Because the authors made syndromal depression the primary outcome for assessing the benefit of treatment, it may not be surprising that patients treated with lithium did not do as well as those treated with fluoxetine. Lithium treatment also did not do as well as placebo in terms of the time to relapse. However, significant attrition (from 50% of initial sample to about 28 or so randomized to each of three groups, with less than 50% of these patients completing the study for an overall attrition of more than 75%) also needs to be considered as limiting the certainty of the results.
Although depression is a major component of the burden of bipolar disorder, a critical point that needs to be carefully considered in assessing the overall benefit of each treatment is the prevention of mood instability. Amsterdam and Shults clearly define criteria for hypomania and subsyndromal hypomania. Using a Young Mania Rating Scale threshold of ≥8, fluoxetine-treated patients were three times more likely than lithium-treated patients to have a hypomanic study visit; the findings were also present, but attenuated, using a threshold ≥12. Overall, the proportion of patients receiving fluoxetine meeting their various definitions of hypomania was 50% versus about 34% for those patients on blinded lithium or placebo (Table 3: including events noted of mood lability, subsyndromal hypomania, or hypomania). Does this mean fluoxetine treatment prevented the recurrence of depression, but at the risk of some degree of mood instability? This conclusion is reinforced by the Young Mania Rating Scale individual profile plots (Figure 3), which show noticeably greater excursions above 0 for fluoxetine and for placebo, compared to lithium.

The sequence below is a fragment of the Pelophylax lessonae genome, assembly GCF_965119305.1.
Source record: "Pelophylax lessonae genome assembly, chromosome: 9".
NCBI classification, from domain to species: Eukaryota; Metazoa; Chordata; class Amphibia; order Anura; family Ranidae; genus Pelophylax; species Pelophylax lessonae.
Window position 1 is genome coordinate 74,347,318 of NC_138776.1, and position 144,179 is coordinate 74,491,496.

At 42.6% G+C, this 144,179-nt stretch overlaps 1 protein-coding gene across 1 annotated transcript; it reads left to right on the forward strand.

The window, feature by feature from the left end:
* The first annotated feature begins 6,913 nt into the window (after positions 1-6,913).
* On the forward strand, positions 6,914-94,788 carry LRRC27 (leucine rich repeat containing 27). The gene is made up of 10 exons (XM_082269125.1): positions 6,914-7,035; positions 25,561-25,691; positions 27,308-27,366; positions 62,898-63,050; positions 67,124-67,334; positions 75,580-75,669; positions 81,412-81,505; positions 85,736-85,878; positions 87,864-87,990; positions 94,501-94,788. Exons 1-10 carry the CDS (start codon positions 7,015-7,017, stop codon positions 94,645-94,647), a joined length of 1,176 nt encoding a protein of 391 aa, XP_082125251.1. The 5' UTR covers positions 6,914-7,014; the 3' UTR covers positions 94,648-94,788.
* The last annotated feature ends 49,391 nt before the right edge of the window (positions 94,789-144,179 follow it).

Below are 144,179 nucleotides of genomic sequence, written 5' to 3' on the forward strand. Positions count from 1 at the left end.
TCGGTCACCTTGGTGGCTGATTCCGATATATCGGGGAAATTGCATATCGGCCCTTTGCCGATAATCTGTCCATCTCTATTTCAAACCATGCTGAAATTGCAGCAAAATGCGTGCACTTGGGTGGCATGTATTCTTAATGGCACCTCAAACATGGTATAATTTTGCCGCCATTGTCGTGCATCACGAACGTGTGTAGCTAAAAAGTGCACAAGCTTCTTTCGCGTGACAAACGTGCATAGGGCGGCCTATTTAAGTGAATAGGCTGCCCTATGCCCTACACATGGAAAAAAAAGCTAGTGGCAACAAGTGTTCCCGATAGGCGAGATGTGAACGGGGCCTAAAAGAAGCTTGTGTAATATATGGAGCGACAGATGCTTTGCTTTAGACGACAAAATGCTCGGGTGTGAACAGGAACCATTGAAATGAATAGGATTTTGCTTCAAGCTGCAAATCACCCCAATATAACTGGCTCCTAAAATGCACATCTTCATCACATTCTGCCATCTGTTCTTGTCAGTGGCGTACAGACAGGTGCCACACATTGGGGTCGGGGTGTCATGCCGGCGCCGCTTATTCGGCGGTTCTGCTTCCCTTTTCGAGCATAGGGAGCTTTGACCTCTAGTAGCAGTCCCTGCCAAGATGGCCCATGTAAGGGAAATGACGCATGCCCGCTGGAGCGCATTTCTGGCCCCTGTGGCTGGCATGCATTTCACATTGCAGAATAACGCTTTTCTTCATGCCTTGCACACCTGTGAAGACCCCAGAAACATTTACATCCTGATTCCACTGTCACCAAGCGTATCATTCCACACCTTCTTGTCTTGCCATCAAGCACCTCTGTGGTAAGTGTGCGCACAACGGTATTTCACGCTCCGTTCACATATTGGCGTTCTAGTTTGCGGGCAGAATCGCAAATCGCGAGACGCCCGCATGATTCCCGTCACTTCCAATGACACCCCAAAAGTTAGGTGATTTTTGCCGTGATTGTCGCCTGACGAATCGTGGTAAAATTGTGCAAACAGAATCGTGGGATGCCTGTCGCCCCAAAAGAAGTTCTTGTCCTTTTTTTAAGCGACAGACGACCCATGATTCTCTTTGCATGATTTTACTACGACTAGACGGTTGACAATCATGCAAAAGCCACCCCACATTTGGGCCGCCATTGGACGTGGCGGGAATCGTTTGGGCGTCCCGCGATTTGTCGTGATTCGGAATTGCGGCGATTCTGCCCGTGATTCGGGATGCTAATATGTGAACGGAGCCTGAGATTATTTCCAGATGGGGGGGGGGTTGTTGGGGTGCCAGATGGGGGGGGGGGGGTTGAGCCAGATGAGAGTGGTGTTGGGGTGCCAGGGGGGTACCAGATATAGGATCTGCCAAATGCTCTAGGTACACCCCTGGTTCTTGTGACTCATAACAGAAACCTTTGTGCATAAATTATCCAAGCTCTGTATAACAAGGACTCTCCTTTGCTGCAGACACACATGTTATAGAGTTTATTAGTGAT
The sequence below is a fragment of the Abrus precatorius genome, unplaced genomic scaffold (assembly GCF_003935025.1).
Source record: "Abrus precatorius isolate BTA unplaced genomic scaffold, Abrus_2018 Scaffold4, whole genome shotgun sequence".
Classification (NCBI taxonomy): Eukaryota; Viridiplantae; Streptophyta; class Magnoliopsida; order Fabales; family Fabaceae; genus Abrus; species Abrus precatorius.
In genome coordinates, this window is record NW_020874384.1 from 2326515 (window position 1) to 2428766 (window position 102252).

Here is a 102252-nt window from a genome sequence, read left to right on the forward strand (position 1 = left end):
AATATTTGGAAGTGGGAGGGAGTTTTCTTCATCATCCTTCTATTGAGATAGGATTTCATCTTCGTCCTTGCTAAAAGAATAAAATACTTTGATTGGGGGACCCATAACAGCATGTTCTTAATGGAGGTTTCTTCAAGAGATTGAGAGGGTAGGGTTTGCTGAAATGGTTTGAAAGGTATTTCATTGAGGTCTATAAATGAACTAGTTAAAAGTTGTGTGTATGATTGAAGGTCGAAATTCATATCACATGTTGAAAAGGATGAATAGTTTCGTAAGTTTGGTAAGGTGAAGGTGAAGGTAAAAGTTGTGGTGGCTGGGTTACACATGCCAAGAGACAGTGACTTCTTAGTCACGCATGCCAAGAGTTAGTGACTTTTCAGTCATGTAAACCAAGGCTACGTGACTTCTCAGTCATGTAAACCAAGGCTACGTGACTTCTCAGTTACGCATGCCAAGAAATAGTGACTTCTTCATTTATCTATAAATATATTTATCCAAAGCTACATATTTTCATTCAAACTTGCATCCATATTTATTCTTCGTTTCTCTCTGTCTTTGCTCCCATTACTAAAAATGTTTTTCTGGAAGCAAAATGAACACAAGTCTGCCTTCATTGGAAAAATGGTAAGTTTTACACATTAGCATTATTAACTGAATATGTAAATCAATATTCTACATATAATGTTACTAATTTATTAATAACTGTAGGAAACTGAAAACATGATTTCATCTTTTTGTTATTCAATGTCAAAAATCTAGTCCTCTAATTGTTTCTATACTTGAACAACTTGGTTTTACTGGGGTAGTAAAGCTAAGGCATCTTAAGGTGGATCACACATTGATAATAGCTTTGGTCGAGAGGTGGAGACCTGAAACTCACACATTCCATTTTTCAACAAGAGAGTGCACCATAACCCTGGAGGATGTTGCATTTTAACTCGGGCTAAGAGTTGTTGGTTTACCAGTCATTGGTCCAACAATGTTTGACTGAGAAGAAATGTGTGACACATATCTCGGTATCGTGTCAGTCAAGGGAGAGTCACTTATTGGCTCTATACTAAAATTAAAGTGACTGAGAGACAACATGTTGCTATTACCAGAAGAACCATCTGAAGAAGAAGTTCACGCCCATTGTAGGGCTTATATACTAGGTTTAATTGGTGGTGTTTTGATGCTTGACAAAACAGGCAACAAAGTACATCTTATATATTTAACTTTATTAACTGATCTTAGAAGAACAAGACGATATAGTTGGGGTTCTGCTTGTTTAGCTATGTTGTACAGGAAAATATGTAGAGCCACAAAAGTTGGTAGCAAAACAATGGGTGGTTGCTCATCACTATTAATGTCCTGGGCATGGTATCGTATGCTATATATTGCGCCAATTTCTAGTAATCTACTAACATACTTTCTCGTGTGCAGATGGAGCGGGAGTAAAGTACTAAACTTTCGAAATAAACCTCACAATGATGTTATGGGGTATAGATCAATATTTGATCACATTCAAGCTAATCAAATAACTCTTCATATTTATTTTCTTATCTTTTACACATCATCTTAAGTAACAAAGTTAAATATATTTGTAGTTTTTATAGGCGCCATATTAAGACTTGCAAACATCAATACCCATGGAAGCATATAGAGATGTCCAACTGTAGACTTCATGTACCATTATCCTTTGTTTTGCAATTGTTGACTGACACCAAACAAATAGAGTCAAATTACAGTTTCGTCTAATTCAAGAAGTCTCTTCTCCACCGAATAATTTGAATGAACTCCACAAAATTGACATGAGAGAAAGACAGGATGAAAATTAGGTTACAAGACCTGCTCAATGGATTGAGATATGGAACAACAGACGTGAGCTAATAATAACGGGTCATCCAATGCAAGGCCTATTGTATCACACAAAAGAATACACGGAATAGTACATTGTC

These findings of mood instability reinforce the need for caution. While we already know that patients with bipolar II disorder are less prone to hypomania then patients with bipolar I disorder (7, 8), recent work by Frye et al. (9) suggests that even subsyndromal low levels of hypomania can be predictive of switch into more manic states and be early warning signs of mood lability. Amsterdam and Shults may also be minimizing the development of mixed states, which have concerned others who study the course of bipolar disorder (10). For example, their attribution of symptoms such as insomnia to either hypomania or depression based on the rater's judgment is a nonstandard approach that has not been validated by other groups. Can the researchers or the patient know with certainty if insomnia, for example, is due to depression, hypomania, or is part of a complex mixed presentation?
Is there a group of patients who might do better with antidepressants than without them? The clinical message would seem to be there are some patients with bipolar II depression who may benefit from fluoxetine or potentially other SSRI antidepressants, but clinicians need to watch for mood lability and other signs of destabilization. Overall recommendations for long-term treatment of bipolar II depression are not resolved by this study, but neither can we dismiss the apparent well-being of many of the patients in this study.